As a psychologist & disability studies academic, working in a department of mental health, in a UK university, I have a particular view on this sort of photography, and maybe a slightly different 'take' on it than some.
Here in the UK, we don't worry overly about profit motive in healthcare, though our current chimera/coalition government seem set on privatising the hell out of the NHS. We've seen the closure of long-stay institutions & implementation of care in the community, and the variable quality of it. Our streets & prisons are replete with individuals struggling with mental ill-health, and many of those on the streets are ex-servicemen. The latter issue is ironic, not least given the alleged concern politicians have for our ex-military & the current outpouring of (justified) outrage at the actions of some journalists in hacking the phones of families of soldiers & marines killed in Iraq & Afghanistan. Frankly, hacking phones is small beer compared to the lack of care & support for men mentally scarred by experiences in war zones. Add in the numbers homeless & on the streets for other reasons, begging, busking or selling the Big Issue, many of whom have mental health issues too, and it is a problem that should cause far more pause for thought than it seems to do.
Personally, I have no problem with photographs of people, and we should remember that homeless & mentally ill people are still people first & foremost, and so photographing them shouldn't be off the agenda. But at the same time, issues of consent & the like, impact on the ethic that underpins practice, including photographic practice. I think it worth asking ourselves question of the kind, "Why am I photographing this person?" & thinking critically about it. What purpose does it serve? Personal interest? 'Hey! Look at this wonderful portrait I took of some poor down-and-out' hardly constitutes an ethical engagement with the subject. But there might well be considerable value in such photographs, if they are used in some campaigning way to raise public & other awareness.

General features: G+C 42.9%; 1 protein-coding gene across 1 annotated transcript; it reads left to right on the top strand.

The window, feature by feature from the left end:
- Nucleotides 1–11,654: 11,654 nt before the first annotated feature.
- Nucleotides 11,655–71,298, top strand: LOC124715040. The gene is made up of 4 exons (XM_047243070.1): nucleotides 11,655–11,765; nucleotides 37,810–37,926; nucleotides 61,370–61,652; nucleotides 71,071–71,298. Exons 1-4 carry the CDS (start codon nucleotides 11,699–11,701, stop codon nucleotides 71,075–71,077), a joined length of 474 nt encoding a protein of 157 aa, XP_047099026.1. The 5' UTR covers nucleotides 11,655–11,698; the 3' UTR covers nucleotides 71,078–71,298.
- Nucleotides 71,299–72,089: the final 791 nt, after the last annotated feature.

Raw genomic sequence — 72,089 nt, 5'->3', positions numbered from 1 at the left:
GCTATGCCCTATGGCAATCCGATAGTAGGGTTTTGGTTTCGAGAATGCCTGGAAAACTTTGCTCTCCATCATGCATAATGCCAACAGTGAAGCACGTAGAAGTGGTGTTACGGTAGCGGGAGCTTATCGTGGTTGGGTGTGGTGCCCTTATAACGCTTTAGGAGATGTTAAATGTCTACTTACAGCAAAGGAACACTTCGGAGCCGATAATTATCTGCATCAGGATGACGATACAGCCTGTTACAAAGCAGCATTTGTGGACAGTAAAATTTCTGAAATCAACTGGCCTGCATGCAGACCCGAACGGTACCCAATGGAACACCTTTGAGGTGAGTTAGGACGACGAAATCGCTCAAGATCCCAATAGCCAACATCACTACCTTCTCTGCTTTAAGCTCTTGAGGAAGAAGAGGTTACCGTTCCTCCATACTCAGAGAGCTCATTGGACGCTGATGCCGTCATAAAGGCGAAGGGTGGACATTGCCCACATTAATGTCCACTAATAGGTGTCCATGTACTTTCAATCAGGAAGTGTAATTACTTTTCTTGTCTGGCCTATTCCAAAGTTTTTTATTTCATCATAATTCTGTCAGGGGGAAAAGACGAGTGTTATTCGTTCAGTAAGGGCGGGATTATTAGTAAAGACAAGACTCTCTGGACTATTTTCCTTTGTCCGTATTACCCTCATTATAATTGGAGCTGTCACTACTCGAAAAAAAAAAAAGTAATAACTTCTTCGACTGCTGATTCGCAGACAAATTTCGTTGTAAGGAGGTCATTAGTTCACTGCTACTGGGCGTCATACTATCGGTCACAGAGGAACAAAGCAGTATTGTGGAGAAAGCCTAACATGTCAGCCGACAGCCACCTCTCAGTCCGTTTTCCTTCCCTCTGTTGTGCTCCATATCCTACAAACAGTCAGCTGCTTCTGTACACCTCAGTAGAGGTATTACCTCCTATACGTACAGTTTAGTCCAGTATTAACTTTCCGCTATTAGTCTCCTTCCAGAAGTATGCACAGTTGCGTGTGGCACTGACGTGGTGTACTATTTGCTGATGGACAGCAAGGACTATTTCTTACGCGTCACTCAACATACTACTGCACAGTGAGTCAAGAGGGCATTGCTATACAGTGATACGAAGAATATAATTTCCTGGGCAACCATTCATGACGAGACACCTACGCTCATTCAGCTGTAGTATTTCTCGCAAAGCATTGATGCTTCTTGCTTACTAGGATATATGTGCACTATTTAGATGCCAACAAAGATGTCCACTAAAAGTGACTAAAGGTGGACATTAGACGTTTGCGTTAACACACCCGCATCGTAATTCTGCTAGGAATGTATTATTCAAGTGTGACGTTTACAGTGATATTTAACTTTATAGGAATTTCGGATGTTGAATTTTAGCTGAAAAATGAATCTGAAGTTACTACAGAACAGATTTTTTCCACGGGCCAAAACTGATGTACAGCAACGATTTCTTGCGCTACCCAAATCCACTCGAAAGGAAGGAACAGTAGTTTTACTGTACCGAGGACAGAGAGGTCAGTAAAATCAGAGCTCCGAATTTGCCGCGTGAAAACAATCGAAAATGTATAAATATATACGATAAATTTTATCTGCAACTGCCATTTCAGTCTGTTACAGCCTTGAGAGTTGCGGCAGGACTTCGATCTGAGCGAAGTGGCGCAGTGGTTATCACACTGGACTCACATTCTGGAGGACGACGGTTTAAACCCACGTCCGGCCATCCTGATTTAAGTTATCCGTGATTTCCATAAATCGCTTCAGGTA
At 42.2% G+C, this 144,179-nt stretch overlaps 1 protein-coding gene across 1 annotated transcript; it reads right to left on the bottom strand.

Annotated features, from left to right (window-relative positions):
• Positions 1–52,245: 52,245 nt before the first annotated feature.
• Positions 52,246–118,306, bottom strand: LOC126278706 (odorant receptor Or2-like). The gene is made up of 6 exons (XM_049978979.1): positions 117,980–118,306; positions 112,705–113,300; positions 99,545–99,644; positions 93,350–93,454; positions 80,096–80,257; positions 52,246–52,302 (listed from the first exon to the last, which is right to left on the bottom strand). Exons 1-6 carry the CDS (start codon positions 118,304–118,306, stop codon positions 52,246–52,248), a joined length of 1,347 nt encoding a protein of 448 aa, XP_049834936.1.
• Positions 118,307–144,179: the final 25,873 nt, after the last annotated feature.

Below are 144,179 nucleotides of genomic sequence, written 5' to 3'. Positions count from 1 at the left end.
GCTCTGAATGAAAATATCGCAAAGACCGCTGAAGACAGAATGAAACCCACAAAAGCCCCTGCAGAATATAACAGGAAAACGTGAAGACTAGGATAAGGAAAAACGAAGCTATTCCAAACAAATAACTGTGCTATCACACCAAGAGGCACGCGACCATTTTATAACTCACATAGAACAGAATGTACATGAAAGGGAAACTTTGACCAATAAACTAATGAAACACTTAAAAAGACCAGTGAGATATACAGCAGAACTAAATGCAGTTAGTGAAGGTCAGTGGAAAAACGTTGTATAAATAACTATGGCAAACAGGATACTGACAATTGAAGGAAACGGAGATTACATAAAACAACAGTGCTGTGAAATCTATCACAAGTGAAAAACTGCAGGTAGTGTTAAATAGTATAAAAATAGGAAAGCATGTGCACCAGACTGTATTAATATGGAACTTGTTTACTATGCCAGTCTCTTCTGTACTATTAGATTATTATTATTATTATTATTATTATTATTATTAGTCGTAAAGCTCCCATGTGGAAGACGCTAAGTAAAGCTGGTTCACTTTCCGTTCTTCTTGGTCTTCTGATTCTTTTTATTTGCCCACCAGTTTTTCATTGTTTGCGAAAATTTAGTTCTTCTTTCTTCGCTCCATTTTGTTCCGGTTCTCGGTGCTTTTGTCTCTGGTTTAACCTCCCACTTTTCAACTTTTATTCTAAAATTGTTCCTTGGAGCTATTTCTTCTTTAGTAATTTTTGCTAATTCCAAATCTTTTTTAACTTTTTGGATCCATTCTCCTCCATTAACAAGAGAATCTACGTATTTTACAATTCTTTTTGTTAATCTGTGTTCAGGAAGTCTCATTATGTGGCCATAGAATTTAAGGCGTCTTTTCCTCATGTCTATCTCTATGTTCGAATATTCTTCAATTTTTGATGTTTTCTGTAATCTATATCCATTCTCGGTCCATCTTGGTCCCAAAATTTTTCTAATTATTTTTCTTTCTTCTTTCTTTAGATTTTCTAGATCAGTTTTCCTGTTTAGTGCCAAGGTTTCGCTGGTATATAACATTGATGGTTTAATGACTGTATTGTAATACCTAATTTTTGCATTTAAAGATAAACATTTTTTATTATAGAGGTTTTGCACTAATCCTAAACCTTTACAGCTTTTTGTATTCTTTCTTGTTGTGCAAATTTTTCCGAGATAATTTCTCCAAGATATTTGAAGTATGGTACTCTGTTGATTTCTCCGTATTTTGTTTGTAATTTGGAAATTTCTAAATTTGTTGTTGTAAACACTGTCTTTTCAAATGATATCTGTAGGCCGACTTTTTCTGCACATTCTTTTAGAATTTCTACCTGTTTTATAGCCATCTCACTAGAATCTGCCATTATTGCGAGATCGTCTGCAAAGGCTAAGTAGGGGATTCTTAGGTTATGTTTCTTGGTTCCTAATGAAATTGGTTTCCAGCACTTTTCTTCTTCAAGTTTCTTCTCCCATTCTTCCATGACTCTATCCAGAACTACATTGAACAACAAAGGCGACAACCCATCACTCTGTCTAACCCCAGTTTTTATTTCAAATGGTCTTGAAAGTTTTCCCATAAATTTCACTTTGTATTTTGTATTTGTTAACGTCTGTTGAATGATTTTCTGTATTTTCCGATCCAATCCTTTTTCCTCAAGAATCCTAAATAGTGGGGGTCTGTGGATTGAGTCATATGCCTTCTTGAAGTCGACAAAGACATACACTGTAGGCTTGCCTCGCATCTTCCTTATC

Fair exchange is no robbery, but I worked with a woman who was selling her body for cigarrettes whilst sleeping in the local night shelter; sex for a half-smoked Silk Cut is abuse. But what about payment for taking a photograph? Is a cup of tea enough? Well, most people would probably let you take their photo for nothing, if you asked nicely, or even if you didn't. Sitting & chatting with someone, buying them a drink, giving them a copy of the photo - assuaging own feelings of having intruded, or sharing some common humanity & displaying a caring attitude? Some might say that we should do the latter anyway, without expecting anything in return. But then again, interdependence is no bad thing, and some people on the streets might like the thought that they've somehow earned something, or given something. Social transactions take many forms, but many people on the streets find themselves constant recipients of handouts & charity, and trading something might well give a vital feeling of self-respect.
These aren't easy black & white issues, even if the photos usually are.